School’s back and my son wants out

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Continuing our Q & A series – answering questions from parents about their children's work and learning choices.

My son is back at school doing NCEA Level 2, but has to make up some Level 1 credits that he missed, and he’s just not loving it. He wants to leave school but I’m telling him to stay put. He seems really frustrated, am I doing the right thing?

Solo dad, Wanaka

Dear Solo dad

Most parents at some point wonder if they're telling their young person the right things. Parents are actually highly qualified to give their young person guidance as they know them inside and out – but you can still feel doubt.

Telling your son to stay in school seems a good idea – around 80% of school leavers have NCEA Level 2, so if your son leaves school without it, he’ll be competing with people more qualified than himself to find work. But your son shouldn’t fret – there are more fun ways to get NCEA Level 2.

We’ve put together some good options for young people feeling restless at school.

A barber trains a high school student boy how to shave another boy in a barbershop.

Students can earn NCEA credits and learn a trade such as barber at the same time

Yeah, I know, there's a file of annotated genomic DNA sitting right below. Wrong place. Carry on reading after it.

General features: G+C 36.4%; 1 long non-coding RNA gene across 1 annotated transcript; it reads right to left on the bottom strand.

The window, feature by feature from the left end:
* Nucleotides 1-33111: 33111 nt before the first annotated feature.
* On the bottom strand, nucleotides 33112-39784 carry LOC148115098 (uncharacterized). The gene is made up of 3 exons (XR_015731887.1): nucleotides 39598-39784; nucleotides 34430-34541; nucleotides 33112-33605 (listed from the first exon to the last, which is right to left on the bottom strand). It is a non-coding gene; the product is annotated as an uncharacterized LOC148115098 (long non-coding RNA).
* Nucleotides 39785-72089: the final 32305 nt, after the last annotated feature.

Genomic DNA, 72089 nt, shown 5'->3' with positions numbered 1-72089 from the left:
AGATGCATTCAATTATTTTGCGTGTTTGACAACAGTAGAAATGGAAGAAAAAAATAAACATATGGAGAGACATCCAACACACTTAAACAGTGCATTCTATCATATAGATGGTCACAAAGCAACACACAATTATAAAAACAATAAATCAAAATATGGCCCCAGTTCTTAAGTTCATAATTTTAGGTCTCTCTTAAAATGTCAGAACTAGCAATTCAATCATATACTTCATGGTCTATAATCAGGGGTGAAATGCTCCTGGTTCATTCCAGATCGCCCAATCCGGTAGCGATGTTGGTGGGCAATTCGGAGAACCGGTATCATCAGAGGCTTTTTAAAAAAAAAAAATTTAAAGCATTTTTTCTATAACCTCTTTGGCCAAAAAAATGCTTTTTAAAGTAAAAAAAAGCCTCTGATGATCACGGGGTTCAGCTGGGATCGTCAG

Stay at school and do work too

Students can sign up for their school’s Gateway programme or Work Inspiration programme, and escape the classroom to do work. They earn Level 2 and 3 NCEA credits and real work experience to feature on their CV.

Stay at school and get pre-entry into a trade

Another possibility is to mix school with learning at a university or polytechnic with the Star programme, which allows students still at school to study towards a trade at a tertiary institute. Hairdressing, automotive engineering and caregiving are just some of the trades students can study outside of school and earn Level 2 and 3 NCEA credits. Students not only get hands-on experience that will boost their CVs, they also add credits towards New Zealand certificates. This means when they leave school they’re well placed to get into a job, apprenticeship or further study.

Leave school and go into work with training

You could encourage students like your son who still feel the urge to leave school to find an apprenticeship or a job that offers training while working, such as barber. Once qualified they’ll earn more than unqualified people, who may remain stuck on the minimum wage, and they’ll have better future job security.

Find out more

Don’t forget to talk to the teachers or deans at your young person’s school for more advice.

Get more Q & A articles

Our Q & A series of career tips answers common questions parents have about their child's work and learning choices.

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Updated 31 Jul 2019